Monday, 5 June 2017

Developments in the Processing of the "Hi-Tech" metals

The Minor Metals classification includes metals which have no obvious practical use, or those which do have a potential practical use but cannot be economically extracted.  A good example is nickel, which in the early 20th century was regarded as a minor metal, until it was discovered that nickel and chromium, when alloyed with mild steel (itself an alloy of iron and 0.2% carbon), could produce an alloy steel with good mechanical properties, but which would not corrode. These stainless steels, of which 18/8 (18% Cr, 8% Ni) is the most well known, rapidly changed nickel's status from minor metal to steel making metal, allowing it to be mined at high tonnages.
In the late 19th century aluminium was more precious than gold, and classified as a minor metal, although it was well known that it had potential as a light, strong metal which would not corrode, due to its passive oxide layer. No one of sound mind would have predicted that aluminium would one day be a cheap metal in global use for common household utensils, the invention of the Bayer and Hall-Héroult processes allowing the economic mass processing of bauxite ores.
When I was at University studying metallurgy in the 1960s, the rare earth elements were classed as minor metals- who had even heard of neodymium, now essential in the production of powerful rare earth permanent magnets, used in wind turbines and many other applications (see also posting of 11 February 2013)? 
Lithium was essentially a curiosity, the third element in the Periodic Table, and the lightest metal. Now, of course it is in high demand for light, powerful batteries, and the increasing prevalence of electric cars will increase the demand for this once minor metal.
The rare earths and lithium are primary mined, but some of the once minor metals, such as gallium, germanium and indium, which are essential for our modern way of life, are by-products of base metal mining.
The importance of all these 'Hi-Tech' metals cannot be overestimated and MEI is pleased to announce our first international conference on the mineral processing and extraction of the hi-tech metals (Hi-Tech Metals '18) in Cape Town in November of next year. The conference will immediately follow Process Mineralogy '18 at the Vineyard Hotel.
Towards a circular economy is the theme of another MEI Conference next year, Sustainable Minerals 18. How well do the hi-tech metals fit into the circular economy? Not very well at all unfortunately. Take indium, for instance, now critical to our modern lifestyle, the most important ingredient, as an indium-tin oxide,  in the production of ubiquitous touch screens. Indium is produced in small amounts from the mining of Zn ores, and the sheer number of smart phones, tablets etc. produced each year requires around 700 tonnes per year of indium. Recent estimates however, suggest that total reserves are around 16, 000 tones, so it is a very finite resource.
So is recycling the answer, the aim of the circular economy? Unfortunately not at present- a smart phone for instance contains around half of the elements of the Periodic Table, and indium contributes around 0.02 g, so recovery by recycling of indium, and all the other metals in the phone, many of which are locked together as alloys, is unfortunately not practical as the moment, yet another reason why research into mineral processing and extractive metallurgy is so critical to modern life.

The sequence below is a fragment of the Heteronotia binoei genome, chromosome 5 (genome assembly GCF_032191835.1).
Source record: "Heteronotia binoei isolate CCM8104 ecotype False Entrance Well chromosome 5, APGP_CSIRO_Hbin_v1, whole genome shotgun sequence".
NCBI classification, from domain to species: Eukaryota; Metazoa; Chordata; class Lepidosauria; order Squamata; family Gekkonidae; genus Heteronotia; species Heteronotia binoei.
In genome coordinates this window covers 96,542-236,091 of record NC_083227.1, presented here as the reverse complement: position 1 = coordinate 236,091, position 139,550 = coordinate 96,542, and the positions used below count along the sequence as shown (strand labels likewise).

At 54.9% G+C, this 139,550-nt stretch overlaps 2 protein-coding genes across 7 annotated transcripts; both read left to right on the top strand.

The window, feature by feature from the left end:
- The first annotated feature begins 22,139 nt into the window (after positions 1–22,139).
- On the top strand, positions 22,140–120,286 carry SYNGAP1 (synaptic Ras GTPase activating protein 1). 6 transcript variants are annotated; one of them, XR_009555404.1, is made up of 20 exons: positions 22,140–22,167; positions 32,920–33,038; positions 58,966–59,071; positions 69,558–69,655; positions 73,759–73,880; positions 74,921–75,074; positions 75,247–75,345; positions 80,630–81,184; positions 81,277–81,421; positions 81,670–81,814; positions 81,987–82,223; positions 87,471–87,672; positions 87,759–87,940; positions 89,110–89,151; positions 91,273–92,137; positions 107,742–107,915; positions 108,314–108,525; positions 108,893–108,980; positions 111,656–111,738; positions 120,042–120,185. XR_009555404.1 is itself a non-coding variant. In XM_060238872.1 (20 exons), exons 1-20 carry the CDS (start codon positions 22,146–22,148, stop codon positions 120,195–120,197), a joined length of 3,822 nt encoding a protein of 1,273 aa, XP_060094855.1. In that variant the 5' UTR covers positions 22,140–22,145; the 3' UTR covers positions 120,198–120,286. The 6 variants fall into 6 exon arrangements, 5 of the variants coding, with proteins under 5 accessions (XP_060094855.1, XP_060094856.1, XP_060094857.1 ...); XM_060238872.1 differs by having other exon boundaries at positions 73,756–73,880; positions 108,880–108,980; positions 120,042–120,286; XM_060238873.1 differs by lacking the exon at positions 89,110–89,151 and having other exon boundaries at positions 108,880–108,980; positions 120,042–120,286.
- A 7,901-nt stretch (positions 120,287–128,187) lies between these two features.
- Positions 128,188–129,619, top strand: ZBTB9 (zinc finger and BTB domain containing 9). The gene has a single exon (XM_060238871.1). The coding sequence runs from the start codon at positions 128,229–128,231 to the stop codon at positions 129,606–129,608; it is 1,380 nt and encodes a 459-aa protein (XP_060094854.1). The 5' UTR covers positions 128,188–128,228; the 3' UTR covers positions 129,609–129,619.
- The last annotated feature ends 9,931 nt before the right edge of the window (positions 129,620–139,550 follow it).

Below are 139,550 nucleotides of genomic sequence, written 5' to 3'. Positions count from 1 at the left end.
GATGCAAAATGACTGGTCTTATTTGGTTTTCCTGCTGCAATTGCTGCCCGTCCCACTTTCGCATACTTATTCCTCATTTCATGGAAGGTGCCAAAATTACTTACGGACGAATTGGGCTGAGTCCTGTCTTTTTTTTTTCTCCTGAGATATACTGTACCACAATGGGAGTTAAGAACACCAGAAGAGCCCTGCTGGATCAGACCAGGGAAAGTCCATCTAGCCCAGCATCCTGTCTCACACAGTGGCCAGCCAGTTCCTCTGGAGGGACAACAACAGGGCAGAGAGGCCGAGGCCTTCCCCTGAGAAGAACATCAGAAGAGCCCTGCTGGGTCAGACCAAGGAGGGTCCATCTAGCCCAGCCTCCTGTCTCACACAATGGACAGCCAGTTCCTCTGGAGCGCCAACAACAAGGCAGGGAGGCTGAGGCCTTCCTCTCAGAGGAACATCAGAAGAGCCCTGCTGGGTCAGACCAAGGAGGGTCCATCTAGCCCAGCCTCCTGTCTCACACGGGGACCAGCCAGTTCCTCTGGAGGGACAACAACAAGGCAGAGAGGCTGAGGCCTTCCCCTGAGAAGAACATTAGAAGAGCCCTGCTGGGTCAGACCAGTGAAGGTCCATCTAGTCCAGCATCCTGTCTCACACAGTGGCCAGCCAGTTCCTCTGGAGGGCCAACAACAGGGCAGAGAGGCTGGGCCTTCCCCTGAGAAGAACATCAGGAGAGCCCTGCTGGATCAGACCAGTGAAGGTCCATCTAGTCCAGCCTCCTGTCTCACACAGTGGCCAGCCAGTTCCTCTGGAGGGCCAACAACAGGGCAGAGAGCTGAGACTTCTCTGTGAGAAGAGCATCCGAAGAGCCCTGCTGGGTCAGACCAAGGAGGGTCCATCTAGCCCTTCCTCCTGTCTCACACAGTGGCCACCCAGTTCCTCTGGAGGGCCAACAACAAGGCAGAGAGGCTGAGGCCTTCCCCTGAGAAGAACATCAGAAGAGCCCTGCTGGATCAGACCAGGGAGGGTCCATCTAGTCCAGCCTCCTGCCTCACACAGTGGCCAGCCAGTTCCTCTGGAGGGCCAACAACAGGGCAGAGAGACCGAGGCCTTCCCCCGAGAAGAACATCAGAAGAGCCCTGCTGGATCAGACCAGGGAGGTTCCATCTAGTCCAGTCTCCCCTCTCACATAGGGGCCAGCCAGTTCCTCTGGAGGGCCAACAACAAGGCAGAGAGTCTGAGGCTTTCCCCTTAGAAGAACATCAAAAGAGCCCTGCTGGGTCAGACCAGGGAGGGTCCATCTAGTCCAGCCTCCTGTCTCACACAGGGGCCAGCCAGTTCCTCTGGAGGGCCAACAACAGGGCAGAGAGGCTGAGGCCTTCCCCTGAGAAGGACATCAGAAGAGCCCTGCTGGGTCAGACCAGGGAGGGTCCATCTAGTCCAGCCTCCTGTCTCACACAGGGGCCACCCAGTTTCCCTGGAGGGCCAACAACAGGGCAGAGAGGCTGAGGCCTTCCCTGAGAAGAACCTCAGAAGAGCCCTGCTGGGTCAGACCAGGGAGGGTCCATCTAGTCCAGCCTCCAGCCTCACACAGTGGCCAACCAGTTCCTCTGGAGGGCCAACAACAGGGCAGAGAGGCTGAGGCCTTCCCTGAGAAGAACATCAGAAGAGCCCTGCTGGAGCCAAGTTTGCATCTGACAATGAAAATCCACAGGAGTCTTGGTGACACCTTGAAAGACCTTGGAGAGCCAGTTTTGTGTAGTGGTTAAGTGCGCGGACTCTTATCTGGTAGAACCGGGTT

1. Very important and vital topic,Barry. The elements mentioned are rare.precious/trace and are of strategic importance. In India we are giving importance for R&D to find technically feasible and economically viable processes to recover them. Many times, some of them are in the dumps of over burden of mines because no attempt was made earlier to recover them.A holistic approach which includes the huge volumes of material involved to recover these small volumes of values/environmental aspects have to be also considered.
    May be a good marriage of physical,chemical and bio techniques will give a lead.
    I hope many researchers would share their experiences on this.

  2. Barry, Recycling of 'High Tech' metals including the rare earths is going to be of utmost importance in future ! I wish you success in your venture.
    Arun Dongrey, M/S Dongrey & Associates, India

  3. Dear Barry

    Great that you are advancing this! It dovetails very well with your Sustainable Minerals '18 conference series which is pushing the circular economy paradigm.

    The work we recently did for Fairphone
    links simulation using HSC Sim 9 (a minerals and metallurgical processing simulation tool) to product design to understand how well high Tech metals can be recovered from complex products. This is rather challenging as the results show and I would think this will be one of the foci of this new conference.

    Obviously the primary recovery of these High Tech metals will remain important as present products dissipate to an extent High Tech elements partially due to product complexity.

    So once again, great that you are pushing so strongly the sustainability and circular economy issues! High Tech elements lie at the very fabric of the renewable energy and other sustainability enabling infrastructure and technologies.

    Kind regards, Markus.

    1. Many thanks Markus. We are excited about this new conference and are confident that it will be a great success. If all goes well in Cape Town next year we will certainly consider linking with the Sustainable Minerals conferences, for which you play a very important part

  4. Prof.T.Subbaiah6 June 2017 at 17:06

    Dear Dr Barry,
    Very important subject for the conference.You can add Tellurium also into the list.Energy critical elements research is one of the topic to be included.


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